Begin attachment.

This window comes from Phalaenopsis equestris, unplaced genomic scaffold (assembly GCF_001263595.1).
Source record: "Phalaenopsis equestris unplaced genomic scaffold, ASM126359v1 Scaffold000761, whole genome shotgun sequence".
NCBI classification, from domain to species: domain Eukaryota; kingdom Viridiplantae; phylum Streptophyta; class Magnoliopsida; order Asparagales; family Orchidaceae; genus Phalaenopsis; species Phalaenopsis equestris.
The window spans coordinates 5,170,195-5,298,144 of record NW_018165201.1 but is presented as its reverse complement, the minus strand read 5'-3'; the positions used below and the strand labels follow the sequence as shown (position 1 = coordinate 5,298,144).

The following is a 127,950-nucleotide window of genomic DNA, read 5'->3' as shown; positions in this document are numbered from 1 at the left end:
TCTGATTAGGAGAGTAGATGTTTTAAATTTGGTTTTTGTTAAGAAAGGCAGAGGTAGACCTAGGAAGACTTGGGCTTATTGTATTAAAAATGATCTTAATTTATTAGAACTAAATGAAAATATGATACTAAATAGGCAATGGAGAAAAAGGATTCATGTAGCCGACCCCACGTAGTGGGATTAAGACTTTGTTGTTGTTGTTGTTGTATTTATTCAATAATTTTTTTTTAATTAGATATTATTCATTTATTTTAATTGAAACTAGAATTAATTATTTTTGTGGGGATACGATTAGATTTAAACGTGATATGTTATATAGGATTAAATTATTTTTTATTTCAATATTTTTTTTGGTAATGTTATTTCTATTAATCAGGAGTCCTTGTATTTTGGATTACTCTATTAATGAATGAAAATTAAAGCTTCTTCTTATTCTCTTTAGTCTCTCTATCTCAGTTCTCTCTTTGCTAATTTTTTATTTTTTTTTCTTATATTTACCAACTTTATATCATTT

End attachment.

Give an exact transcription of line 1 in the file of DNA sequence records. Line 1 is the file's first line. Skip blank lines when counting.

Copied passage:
This window comes from Phalaenopsis equestris, unplaced genomic scaffold (assembly GCF_001263595.1).